Deception In Macbeth
What points can I make about the theme of deception in "Macbeth"?
The theme of deception is explored in many ways throughout the play Macbeth, and is presented immediately in the first scene through the paradoxical statement, "Fair is foul, and foul is fair" (Shakespeare, 1.1.12). Essentially, Shakespeare is informing the audience that appearances often contradict reality and nothing is what it seems in the play. The three witches continually deceive Macbeth by telling him enigmatic prophecies, which they know will propel him to act upon his ambitious motivation to become king. Macbeth and his wife then deceive the king and his court by acting as gracious hosts, while they plot in secret about killing him. Consequently, Macbeth commits regicide by murdering King Duncan, and Lady Macbeth does her best to cover up her husband's actions. After hearing the news of Duncan's murder, Lady Macbeth deceives everyone by fainting. Lady Macbeth continues to deceive the court by excusing Macbeth's madness as simply a common illness that he regularly suffers from. Macbeth then realizes that he must murder Banquo and his son and begins to plot against his close friend. Subsequently, Macbeth is once again deceived by the witches and believes that he cannot be harmed. However, Macbeth misinterprets the prophecy and loses his life in the final battle against Macduff.
In Macbeth, the theme of deception is established from the very first scene. When the three witches meet, for example, they utter the line:
Fair is foul, and foul is fair.
This paradox creates the idea of deception by issuing a warning to the reader that what is presented in this play is not always as it seems.
In addition, this paradox foreshadows another important point about deception. Specifically, that it is deception (among other factors) which enables Macbeth to seize the throne. On the surface, for instance, Macbeth is a brave and loyal warrior, ready to fight to the death in the name of King Duncan. Despite murdering Duncan while he sleeps, nobody suspects Macbeth of such a crime since his loyalty has never been in question. Deception, therefore, helps to propel Macbeth to become king.
On becoming king, however, Macbeth can no longer deceive those around him. Violence and tyranny become the hallmarks of his reign and lead directly to his downfall.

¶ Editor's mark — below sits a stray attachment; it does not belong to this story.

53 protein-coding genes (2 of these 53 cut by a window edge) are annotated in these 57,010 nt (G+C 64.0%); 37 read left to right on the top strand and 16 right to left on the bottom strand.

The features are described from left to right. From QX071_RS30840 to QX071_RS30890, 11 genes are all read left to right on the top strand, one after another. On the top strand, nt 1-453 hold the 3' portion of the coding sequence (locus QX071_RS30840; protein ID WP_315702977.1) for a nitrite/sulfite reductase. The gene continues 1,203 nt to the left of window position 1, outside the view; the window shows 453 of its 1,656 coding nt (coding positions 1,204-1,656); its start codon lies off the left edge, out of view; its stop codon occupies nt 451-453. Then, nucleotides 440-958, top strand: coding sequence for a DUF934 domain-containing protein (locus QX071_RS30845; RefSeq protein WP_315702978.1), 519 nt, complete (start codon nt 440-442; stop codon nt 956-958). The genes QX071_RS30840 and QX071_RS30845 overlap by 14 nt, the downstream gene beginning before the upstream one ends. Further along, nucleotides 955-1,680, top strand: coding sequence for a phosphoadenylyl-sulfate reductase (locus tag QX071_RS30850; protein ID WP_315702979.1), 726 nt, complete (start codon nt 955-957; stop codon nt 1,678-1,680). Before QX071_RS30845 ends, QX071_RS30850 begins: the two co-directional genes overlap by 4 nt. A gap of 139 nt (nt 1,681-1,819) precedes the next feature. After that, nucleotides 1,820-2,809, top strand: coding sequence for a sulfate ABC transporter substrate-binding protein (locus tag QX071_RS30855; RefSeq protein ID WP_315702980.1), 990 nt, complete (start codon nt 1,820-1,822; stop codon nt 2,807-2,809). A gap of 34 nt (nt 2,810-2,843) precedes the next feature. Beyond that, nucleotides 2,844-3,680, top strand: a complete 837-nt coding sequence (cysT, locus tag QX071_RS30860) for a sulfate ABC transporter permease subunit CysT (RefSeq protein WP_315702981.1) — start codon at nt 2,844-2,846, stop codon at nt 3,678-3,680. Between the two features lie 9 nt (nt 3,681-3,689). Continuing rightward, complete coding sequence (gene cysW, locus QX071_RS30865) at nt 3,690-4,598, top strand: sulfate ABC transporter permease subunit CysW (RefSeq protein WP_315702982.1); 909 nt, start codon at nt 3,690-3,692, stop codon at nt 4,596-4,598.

The major theme of the play is appearance vs. reality, which involves quite a lot of deception. Lady Macbeth gives her husband the advice to look like an innocent flower, but be a serpent underneath. Macbeth himself appears to be a loyal thane, but we all know that does not end up being the case! All of Scotland was initially deceived by this. Macbeth is deceived by the witches in the end, when they trick him into believing he is "above death." These are just some examples; the play is full of them!
"Deception" is one of the themes Shakespeare has portrayed in Macbeth.
Macbeth was supposed to be a loyal subject to the king. However, he betrayed this loyalty by murdering him. Macbeth himself said, initially, "as his host, who should against his murder shut the door, not bear the knife myself". However, he deceived his ruler and assassinated him.
Macbeth also deceived his best friend Banquo. Macbeth was so possessive about his kingship that he even betrayed his best friend by killing him. He would not let friendship stand in the way of his throne. To protect his crown, he betrayed his friend.
When he meets the witches for a second time, they trick Macbeth by showing him prophecies which he deciphers in another way. He thought it was impossible for a man to be produced in any other way but from a woman. He thought is was not possible for a forest to move on its own. The witches presented to him the prophecies in a way such that he could be tricked, probably to teach him a lesson to not be blinded by ambition. The witches taught deceived Macbeth.